GLOBAL - A possible clampdown on so-called 'shadow banking' by the EU could "seriously harm" the money market fund (MMF) sector, according to participants of a recent international conference held in Brussels.

Paul Schott Stevens, chief executive at the Investment Company Institute (ICI), warned that any capital requirement for trading could have an immediate impact on the industry.

His institute is the US association covering MMFs and a number of other types of funds, including mutual funds and ETFs.

The conference followed the European Commission's recent publication of a Green Paper on shadow banking that is now under review at the European Parliament.

Further discussion on the issue is expected in the Economic and Monetary Affairs Committee (Econ) next week.

The Commission's position on MMFs reflects its opinion that there is a need to head off any possible run on the MMF sector, although Brussels has acknowledged that non-bank credit activity does have the merit of offering investors an alternative to bank deposits.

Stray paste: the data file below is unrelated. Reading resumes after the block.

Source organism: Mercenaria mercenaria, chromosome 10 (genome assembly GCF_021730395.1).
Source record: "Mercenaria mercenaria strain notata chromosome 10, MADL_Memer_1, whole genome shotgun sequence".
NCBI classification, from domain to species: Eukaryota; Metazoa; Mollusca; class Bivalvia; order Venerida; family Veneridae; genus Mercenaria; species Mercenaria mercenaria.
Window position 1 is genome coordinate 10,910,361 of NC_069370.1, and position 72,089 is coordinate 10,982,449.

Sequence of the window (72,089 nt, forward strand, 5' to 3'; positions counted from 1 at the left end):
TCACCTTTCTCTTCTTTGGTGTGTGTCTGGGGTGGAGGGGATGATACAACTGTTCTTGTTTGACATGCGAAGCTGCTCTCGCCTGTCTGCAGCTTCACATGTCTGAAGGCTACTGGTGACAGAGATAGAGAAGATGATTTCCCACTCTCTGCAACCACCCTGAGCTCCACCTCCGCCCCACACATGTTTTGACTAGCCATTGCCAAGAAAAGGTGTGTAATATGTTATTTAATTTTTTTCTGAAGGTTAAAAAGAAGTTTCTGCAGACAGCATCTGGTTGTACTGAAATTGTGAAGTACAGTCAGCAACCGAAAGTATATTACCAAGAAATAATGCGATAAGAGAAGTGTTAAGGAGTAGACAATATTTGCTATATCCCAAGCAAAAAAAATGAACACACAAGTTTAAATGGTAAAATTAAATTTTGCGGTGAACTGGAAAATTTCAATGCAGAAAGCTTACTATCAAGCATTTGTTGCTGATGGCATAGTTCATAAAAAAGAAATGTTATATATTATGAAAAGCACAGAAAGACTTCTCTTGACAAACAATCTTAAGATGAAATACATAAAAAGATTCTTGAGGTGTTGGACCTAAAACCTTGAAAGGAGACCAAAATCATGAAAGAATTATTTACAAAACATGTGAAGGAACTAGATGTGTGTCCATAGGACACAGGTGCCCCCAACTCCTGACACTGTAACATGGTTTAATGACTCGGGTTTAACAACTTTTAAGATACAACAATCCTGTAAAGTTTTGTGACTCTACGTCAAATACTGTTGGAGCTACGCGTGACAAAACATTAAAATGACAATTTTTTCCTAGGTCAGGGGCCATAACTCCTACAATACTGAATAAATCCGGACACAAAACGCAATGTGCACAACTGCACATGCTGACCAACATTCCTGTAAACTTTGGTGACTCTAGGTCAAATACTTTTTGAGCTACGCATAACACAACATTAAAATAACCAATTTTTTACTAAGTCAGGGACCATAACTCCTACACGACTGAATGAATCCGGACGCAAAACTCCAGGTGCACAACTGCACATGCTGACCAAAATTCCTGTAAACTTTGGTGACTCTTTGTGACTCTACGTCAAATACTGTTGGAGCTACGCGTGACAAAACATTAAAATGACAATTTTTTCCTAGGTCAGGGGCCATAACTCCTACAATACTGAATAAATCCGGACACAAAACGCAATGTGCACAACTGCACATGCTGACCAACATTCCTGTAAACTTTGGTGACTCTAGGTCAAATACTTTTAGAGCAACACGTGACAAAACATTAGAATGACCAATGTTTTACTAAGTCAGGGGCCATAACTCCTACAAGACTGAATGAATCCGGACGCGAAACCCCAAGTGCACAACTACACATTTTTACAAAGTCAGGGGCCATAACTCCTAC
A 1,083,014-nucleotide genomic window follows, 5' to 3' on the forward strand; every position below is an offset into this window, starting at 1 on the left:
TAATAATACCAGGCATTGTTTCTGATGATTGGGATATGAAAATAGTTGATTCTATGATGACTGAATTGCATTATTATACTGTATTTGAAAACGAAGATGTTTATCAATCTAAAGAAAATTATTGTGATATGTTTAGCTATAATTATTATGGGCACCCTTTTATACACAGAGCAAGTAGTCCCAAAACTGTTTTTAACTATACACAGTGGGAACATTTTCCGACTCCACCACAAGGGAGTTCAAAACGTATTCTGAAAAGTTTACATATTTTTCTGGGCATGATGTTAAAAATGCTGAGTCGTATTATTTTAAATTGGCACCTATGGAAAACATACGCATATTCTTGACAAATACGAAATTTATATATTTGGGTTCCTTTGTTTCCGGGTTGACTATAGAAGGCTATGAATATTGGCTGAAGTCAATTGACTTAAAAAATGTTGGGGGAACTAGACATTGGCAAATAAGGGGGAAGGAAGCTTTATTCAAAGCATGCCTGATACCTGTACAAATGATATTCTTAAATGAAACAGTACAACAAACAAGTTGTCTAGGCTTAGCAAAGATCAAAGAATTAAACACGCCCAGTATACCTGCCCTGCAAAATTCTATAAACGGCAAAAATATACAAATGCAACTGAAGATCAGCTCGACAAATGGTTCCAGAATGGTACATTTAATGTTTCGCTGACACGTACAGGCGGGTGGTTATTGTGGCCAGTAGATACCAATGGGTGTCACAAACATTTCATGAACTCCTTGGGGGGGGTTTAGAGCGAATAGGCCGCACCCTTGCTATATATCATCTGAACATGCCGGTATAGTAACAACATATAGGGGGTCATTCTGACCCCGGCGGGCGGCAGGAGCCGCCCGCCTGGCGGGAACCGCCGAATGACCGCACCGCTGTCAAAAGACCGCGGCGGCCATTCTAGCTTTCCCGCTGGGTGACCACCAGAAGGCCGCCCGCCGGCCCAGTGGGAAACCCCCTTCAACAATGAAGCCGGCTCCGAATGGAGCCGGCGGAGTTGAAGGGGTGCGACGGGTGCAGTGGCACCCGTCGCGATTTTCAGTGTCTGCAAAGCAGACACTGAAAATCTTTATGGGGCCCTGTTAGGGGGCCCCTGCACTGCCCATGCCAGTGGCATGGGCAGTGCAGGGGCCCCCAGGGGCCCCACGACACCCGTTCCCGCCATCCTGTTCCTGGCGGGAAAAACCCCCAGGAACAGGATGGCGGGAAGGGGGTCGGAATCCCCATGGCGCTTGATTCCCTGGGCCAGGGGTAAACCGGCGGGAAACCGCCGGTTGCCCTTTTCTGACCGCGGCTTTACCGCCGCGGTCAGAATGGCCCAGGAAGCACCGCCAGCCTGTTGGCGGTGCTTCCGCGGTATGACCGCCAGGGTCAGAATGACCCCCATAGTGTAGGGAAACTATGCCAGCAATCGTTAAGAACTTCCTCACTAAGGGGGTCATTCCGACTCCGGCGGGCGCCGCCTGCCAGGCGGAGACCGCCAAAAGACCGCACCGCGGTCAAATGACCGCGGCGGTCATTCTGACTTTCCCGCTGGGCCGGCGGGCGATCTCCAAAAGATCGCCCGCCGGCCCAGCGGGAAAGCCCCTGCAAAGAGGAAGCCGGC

"But," it added, "it can also pose potential threats to long-term financial stability".

A key European Parliamentary figure, Saïd El Khadraoui, told conference delegates from both the US and Europe that the Parliament was seeking to arrive at a clear position on MMFs by late this year, and that some regulatory steps were "absolutely necessary".

Describing the overall picture, the ICI's Stevens pointed out to delegates at the 2012 International Money Market Funds Summit that there was no clear substitution for MMFs.

"Banks cannot provide all that service," he said.

Speaking for European interests, Susan Hindle Barone, secretary general of the London-based Institutional Money Market Fund Association (IMMFA), also pointed out that pension fund managers were key users of MMFs.

She told IPE that the association would seek to have any legislation on the topic included in the revisions to the Ucits VI upgrade, rather than under any legislation on shadow banking.

The association's code of practice, she pointed out, was already considerably more restrictive than existing Ucits rules on trade in collective investments.

In Europe, MMFs account for more than €1trn in assets, according to figures from the European Fund and Asset Management Association, a key organiser of the conference. 

In 2008, the figure peaked, at more than €1.3trn.

The three main domiciles in Europe are France (36%), Ireland (27%) and Luxembourg (26%).